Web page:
Saturday, 1 December 2007

Does What It Says On The Tin

After the usual lie in, I take Doggo on the park. I extend it, against Doggo’s wishes, by meeting L who has walked Daughter across the park to a friend’s house.

L goes off to the gym and into town while I settle in for the torment that will be Paul Jewell’s first game in charge. I hope he goes for it at Sunderland, as they did let in 7 last week. If we could go there and win, then possibly I could revise my maximum points estimate up to an impressive 31. I sat down with a friend the other week and worked out that with a lot of luck we could get 29 points by the end of the season. Don't knock it; it's almost twice Sunderland's record lowest score. It doesn’t say much for my confidence in the lads that before the season started I worked out how many points we'd get and I came up with 26 but according to my calculation we should have 11 now and we only have 6. So not promising.

The game is, as usual, a disappointment. Performance wise, we are a lot better and we play two up front. We have enough chances to win but realistically a draw is a fair result between two sides who both have ‘Championship’ written all over them, which looks like how it’s going to finish until they sneak the winner in the third minute of injury time.

At the end of the match I walk into town and meet L at Broadway. We have ‘bite’ but are appalled to find that they have upped their prices and not by a small amount either. I hope their new found fame isn’t going to their heads. I sensibly have a mango juice with it as I know we have a near three-hour marathon ahead of us and want to give myself a fair chance of not dozing off in it. Having eaten we still have an hour until the film is on, so be bravely nip out into the Lace Market, where usually get lost and find the Keanes head, where the Mordue Stout 4.7% is wonderful.

Tonight’s film is long in title and long in length ‘The Assassination of Jesse James by the Coward Robert Ford’. Which actually 'does what is says on the tin' and gives away the plot in its title.

I think part of the idea of the film is to get us better acquainted with Jesse James. The legend suggests he was a Robin Hood type character targeting the rich banks and railroads. The film says otherwise and paints him more as a moody ruffian. The story opens with what proved to be his last train robbery at Blue Cut. After the robbery, he attempts to retire. James is sick of being on the run with his family, even his children don't know his real name, for fear of capture.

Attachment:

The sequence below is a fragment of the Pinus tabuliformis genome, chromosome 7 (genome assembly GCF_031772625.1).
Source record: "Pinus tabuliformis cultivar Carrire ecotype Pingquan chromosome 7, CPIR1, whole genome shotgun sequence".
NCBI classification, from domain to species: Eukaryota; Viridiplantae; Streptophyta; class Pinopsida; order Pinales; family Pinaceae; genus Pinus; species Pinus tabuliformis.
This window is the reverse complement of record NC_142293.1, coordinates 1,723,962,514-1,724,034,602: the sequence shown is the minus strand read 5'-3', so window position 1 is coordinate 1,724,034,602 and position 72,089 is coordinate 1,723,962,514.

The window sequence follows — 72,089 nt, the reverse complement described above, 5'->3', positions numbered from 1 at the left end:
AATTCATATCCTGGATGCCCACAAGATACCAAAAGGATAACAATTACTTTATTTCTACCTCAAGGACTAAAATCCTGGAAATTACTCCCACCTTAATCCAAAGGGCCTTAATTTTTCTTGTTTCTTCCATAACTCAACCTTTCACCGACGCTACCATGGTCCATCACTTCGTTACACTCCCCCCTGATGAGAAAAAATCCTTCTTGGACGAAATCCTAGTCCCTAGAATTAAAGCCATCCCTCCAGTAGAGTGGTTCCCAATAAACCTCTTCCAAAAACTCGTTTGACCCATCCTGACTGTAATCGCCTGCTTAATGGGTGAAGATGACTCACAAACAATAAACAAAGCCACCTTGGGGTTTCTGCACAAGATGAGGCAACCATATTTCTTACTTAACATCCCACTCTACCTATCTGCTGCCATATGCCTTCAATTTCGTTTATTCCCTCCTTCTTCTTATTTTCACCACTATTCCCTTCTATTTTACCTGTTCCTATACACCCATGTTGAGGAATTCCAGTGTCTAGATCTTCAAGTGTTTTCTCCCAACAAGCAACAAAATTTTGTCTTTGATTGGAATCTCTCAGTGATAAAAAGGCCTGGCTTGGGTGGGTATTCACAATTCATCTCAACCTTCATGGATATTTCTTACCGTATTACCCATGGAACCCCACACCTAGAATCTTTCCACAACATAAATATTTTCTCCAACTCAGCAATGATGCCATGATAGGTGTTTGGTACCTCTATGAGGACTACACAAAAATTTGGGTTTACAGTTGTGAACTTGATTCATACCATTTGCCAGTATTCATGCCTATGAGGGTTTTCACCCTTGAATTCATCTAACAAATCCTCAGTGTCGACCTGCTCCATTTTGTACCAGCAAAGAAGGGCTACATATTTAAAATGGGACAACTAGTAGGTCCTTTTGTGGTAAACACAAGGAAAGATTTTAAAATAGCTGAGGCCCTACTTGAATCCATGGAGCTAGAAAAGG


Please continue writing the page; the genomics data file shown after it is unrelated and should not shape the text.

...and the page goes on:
Most of James's usual gang are no longer with him, all either jailed or dead, so for this job he has recruited a new one. One of which is Robert Ford. Ford idolises James but is also in fear of him as he quickly learns that the murderous train-robbers are no Robin Hood's. After helping James move his family to their latest new safe location, Ford stays on as a house guest.

Meanwhile the rest of the gang grow restless waiting for word of their next job. James begins to fear them turning him in or killing him in exchange for their own safety and the reward money. So he decides to get rid of those that may be conspiring against him. Unfortunately the film doesn't quite let you a feel for who these characters are before they disappear. After a while he seems to give up and begins to act like a man who knows the end is coming but no longer has the will to try and avoid it.

When the Sheriff enlists Ford to help him get James, Ford assumes that this will lead to him becoming a hero. So Ford cowardly shoots James in the back. When it happens, it's all a bit of a surprise because after waiting so long for it to happen, it is all over so quickly.

Ford though is mistaken about becoming a hero instead he is met with disrespect and called the biggest coward in history whilst James's star just grows brighter. Then another man gets the idea that Robert had; to murder someone famous to be remembered and this second murder ends Robert Ford's life too.

I wasn't sure what to make of the film. The word ‘epic’ springs to mind. There's some unforgettable imagery, stunning shots of floating clouds, desolate landscapes, smoke, snow, rain. It’s more art than movie.

The story itself, is a complex tale of betrayal, paranoia, suspicion, and often-disturbing acts of violence. It works in that respect because you do get a sense of the fear that they all feel, knowing that around any corner they could get shot.

Then there are the intense performances, some superb acting. Brad Pitt is excellent as the brooding, tortured mess that is Jessie James. Casey Affleck too is good as Robert Ford.

Unfortunately everything unfolds at a slow, methodical almost snails' pace in what is a very long film. Although apparently the directors original cut was near on four hours but the studio thankfully made him trim it a bit. It is a western without action. An oldish couple in front of us leave early although his wife clearly nagged him into it.

I am tired before we arrive and I rest my eyes a little during the adverts but yes I do doze off at some of the slower parts of the film.

Afterwards we pop into the Dragon but don’t stay. Instead we have a couple of Leffe’s at Ropewalk before heading home.

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